Assad created his themes by assigning a note to each letter of the name María Luisa Anido and developing these motives throughout the work. “It’s a beautiful way to honor her memory and legacy,” adds Rojas.
Following Her Passion
Rojas is among the most prominent classical guitarists of our day and is named after her paternal great-grandmother, whose parents lived near the Swiss-German border before emigrating to Colonia Suiza, Uruguay. “She was named Berta and also played the guitar,” Rojas says. “She had 14 children, and each of them had four or five children. From our very large family, I am the only one named Berta and I play the guitar. I never got to meet her, but she lives on in me.”
As a child, Rojas played both piano and guitar, but focused exclusively on guitar by the age of 10 with teachers Felipe Sosa (an early champion of the music of Agustín Barrios) and Violeta de Mestral. When it came time for college, her mother encouraged her to study economics. After her first year, she attended a music seminar in Brazil and was inspired by the young and dedicated musicians she met. “When I saw their passion and commitment, I thought I’d do it too,” she says. “There was no possibility to study music at the university level back then in Paraguay, so I went to Uruguay and began a chapter in my life of constant study and practicing.”
Rojas had saved for a year to study in Uruguay with Abel Carlevaro, “But my money ran out very quickly,” Rojas remembers. “Carlevaro wrote a letter to my mother saying I was really talented and that she should support me. After that, she decided to help me.” Rojas subsequently enrolled at the music school of the Universidad Nacional de Uruguay and studied with Eduardo Fernández and Mario Payseé. She later received funding from a Kennedy Center program for young Latin American artists that brought her to Baltimore’s Peabody Institute for tutoring with Manuel Barrueco, Ray Chester, and Julian Gray. She earned her master’s degree and graduate diploma in performance there before launching her recording and performing career, which encompasses three albums of Barrios’ music, and more recent forays into different styles including Salsa Rojas (2013), Historia del Tango (2015), and her Brazilian-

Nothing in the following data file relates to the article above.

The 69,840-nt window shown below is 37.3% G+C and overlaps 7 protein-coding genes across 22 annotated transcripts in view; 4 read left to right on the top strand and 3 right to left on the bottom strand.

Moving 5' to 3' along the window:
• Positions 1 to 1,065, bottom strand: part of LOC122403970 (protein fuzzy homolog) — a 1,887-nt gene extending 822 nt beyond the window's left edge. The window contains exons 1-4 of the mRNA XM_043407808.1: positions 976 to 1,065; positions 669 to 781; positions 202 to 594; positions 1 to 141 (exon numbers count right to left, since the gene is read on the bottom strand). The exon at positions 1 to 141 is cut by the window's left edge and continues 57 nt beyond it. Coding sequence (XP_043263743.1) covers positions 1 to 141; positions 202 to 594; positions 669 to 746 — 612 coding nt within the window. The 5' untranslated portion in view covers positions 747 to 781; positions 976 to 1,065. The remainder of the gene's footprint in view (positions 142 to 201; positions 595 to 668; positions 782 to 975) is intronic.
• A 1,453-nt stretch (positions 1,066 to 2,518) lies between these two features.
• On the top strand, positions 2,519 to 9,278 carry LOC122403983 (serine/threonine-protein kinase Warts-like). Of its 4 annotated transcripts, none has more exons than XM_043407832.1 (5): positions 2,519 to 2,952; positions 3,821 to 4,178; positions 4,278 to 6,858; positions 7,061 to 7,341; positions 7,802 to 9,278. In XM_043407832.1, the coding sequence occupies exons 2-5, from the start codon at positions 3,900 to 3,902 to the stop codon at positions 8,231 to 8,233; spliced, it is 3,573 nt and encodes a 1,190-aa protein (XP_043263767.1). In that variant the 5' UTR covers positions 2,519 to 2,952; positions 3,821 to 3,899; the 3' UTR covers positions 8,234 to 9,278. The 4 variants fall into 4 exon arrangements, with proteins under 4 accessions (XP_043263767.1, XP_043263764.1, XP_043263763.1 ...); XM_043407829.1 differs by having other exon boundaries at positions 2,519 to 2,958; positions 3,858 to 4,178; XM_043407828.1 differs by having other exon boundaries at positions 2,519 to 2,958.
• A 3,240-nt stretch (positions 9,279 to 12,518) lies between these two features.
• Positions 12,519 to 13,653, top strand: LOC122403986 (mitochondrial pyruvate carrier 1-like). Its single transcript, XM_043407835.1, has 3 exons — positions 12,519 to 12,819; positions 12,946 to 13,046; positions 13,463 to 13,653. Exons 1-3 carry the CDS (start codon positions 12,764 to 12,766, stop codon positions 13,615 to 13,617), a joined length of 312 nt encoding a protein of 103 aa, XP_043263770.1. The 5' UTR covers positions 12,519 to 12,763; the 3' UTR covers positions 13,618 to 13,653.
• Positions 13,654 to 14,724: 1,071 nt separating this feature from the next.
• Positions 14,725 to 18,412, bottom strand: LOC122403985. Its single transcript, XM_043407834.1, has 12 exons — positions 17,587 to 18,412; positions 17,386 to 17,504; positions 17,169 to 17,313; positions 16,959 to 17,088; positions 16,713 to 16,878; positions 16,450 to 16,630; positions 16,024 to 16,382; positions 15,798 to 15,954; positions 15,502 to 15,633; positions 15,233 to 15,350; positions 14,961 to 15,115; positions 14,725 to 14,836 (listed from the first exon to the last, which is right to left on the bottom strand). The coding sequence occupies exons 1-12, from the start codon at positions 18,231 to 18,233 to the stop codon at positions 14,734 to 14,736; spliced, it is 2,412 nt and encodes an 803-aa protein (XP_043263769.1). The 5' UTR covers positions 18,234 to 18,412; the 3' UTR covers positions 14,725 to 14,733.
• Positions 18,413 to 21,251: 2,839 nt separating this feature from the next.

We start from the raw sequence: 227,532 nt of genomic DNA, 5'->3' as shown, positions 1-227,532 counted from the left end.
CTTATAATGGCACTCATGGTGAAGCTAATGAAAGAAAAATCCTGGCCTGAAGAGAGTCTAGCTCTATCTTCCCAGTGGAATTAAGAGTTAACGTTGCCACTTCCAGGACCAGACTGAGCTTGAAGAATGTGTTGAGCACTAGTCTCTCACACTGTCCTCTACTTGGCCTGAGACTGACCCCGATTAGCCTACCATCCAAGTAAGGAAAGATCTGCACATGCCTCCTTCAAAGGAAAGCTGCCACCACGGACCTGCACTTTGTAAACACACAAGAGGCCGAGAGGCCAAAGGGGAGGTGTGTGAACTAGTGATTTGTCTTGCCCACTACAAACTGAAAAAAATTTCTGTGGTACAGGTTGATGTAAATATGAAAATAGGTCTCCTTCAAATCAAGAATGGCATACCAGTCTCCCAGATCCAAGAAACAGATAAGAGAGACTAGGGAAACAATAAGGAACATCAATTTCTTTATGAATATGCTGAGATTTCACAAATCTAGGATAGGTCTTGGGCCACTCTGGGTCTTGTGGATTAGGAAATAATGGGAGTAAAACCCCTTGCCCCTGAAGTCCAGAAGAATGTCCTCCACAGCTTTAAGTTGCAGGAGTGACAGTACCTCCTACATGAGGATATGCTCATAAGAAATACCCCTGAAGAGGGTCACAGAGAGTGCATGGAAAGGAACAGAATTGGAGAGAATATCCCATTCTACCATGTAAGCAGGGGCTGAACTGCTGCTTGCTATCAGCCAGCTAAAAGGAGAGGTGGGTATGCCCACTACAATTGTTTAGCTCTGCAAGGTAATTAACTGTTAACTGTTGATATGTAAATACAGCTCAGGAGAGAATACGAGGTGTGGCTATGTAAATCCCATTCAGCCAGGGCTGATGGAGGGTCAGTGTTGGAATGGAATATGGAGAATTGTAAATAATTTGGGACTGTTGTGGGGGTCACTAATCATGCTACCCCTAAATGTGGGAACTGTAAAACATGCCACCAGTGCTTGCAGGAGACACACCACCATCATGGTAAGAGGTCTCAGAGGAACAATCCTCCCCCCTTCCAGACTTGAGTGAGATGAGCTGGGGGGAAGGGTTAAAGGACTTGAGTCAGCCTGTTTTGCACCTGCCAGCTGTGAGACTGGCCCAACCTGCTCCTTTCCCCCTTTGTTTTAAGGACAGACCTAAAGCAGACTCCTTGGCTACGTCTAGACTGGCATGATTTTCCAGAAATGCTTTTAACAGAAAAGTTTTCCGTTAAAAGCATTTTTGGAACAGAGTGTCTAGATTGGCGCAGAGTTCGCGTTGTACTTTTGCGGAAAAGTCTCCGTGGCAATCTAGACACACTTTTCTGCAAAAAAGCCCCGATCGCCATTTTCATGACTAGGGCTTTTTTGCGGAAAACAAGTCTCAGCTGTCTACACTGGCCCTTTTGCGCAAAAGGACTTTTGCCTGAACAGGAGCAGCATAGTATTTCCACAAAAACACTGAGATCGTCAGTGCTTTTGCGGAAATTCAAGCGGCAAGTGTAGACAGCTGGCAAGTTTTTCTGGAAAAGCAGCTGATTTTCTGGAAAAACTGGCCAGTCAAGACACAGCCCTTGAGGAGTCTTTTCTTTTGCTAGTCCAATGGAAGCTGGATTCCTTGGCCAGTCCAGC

flavored Felicidade (2017).
Legado is the 14th album in her discography, and throughout, her playing is refined and sublime. Rojas gives every note its due as she homes in on the essence of each work. The recorded sound of her guitar is rich and detailed thanks to the efforts of recording engineer Randy Roos and editor Sebastián Henríquez.
Rojas is a musical celebrity in Paraguay and bears the honorary title Illustrious Ambassador of Musical Art. With this project, she shines a light on women musicians, but she advocates opening doors across the board for all women. In a phone call from Asunción, where she spent last summer, she mentioned that Paraguayan women only gained the right to vote in 1961. “Down here, I am talking about equal opportunities for women using the examples of Presti and Anido,” she says. “They traveled the world and wrote music in a time when that wasn’t the role of women. They paved the way for me to travel the world with a guitar. Now, that’s seen as normal a profession for women as it is for men.”
What She Plays
Berta Rojas’ guitar, which she has dubbed “La Rojita” (a nod to both her surname and the red color of the instrument’s case), was built by the Irish luthier Michael O’Leary in 2008. The instrument has a cedar top with lattice bracing, and Madagascar rosewood back and sides. Rojas strings her O’Leary with normal tension Savarez carbon trebles and Savarez hard tension polished basses. —MS
This article originally appeared in the November/December 2022 issue of Acoustic Guitar magazine.